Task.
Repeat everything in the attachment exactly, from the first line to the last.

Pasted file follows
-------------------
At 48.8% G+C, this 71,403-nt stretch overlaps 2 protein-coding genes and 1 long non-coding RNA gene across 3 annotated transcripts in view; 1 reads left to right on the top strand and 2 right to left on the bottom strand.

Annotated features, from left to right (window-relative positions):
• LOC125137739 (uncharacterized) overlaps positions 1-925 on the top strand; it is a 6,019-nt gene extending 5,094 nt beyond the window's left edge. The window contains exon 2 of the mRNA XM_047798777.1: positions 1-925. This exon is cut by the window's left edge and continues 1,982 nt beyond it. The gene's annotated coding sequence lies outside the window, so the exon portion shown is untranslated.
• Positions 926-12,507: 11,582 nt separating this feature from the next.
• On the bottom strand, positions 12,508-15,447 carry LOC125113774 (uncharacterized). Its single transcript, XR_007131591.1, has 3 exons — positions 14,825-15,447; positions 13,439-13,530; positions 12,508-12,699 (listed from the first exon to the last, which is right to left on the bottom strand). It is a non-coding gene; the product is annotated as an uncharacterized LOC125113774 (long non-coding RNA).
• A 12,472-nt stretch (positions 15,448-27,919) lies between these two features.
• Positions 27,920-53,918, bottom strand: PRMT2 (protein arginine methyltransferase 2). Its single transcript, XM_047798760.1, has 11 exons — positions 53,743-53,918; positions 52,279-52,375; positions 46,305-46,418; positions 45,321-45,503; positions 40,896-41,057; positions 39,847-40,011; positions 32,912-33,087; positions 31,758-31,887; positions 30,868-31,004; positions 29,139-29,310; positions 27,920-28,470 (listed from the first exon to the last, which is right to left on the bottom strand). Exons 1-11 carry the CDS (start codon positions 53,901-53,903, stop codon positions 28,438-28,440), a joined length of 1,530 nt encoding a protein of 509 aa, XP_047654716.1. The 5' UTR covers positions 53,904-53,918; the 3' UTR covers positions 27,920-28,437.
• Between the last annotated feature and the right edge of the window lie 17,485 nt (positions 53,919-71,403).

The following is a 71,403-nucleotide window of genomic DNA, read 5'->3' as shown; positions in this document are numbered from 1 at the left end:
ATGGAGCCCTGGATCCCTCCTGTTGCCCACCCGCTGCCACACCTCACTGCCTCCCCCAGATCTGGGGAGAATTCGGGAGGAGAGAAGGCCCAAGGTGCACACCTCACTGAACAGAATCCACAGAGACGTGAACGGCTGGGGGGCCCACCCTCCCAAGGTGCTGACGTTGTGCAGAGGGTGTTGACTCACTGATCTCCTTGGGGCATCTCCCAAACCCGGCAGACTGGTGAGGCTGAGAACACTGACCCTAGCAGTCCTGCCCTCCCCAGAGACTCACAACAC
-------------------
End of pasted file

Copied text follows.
At 48.8% G+C, this 71,403-nt stretch overlaps 2 protein-coding genes and 1 long non-coding RNA gene across 3 annotated transcripts in view; 1 reads left to right on the top strand and 2 right to left on the bottom strand.

Annotated features, from left to right (window-relative positions):
• LOC125137739 (uncharacterized) overlaps positions 1-925 on the top strand; it is a 6,019-nt gene extending 5,094 nt beyond the window's left edge. The window contains exon 2 of the mRNA XM_047798777.1: positions 1-925. This exon is cut by the window's left edge and continues 1,982 nt beyond it. The gene's annotated coding sequence lies outside the window, so the exon portion shown is untranslated.
• Positions 926-12,507: 11,582 nt separating this feature from the next.
• On the bottom strand, positions 12,508-15,447 carry LOC125113774 (uncharacterized). Its single transcript, XR_007131591.1, has 3 exons — positions 14,825-15,447; positions 13,439-13,530; positions 12,508-12,699 (listed from the first exon to the last, which is right to left on the bottom strand). It is a non-coding gene; the product is annotated as an uncharacterized LOC125113774 (long non-coding RNA).
• A 12,472-nt stretch (positions 15,448-27,919) lies between these two features.
• Positions 27,920-53,918, bottom strand: PRMT2 (protein arginine methyltransferase 2). Its single transcript, XM_047798760.1, has 11 exons — positions 53,743-53,918; positions 52,279-52,375; positions 46,305-46,418; positions 45,321-45,503; positions 40,896-41,057; positions 39,847-40,011; positions 32,912-33,087; positions 31,758-31,887; positions 30,868-31,004; positions 29,139-29,310; positions 27,920-28,470 (listed from the first exon to the last, which is right to left on the bottom strand). Exons 1-11 carry the CDS (start codon positions 53,901-53,903, stop codon positions 28,438-28,440), a joined length of 1,530 nt encoding a protein of 509 aa, XP_047654716.1. The 5' UTR covers positions 53,904-53,918; the 3' UTR covers positions 27,920-28,437.
• Between the last annotated feature and the right edge of the window lie 17,485 nt (positions 53,919-71,403).

The following is a 71,403-nucleotide window of genomic DNA, read 5'->3' as shown; positions in this document are numbered from 1 at the left end:
ATGGAGCCCTGGATCCCTCCTGTTGCCCACCCGCTGCCACACCTCACTGCCTCCCCCAGATCTGGGGAGAATTCGGGAGGAGAGAAGGCCCAAGGTGCACACCTCACTGAACAGAATCCACAGAGACGTGAACGGCTGGGGGGCCCACCCTCCCAAGGTGCTGACGTTGTGCAGAGGGTGTTGACTCACTGATCTCCTTGGGGCATCTCCCAAACCCGGCAGACTGGTGAGGCTGAGAACACTGACCCTAGCAGTCCTGCCCTCCCCAGAGACTCACAACAC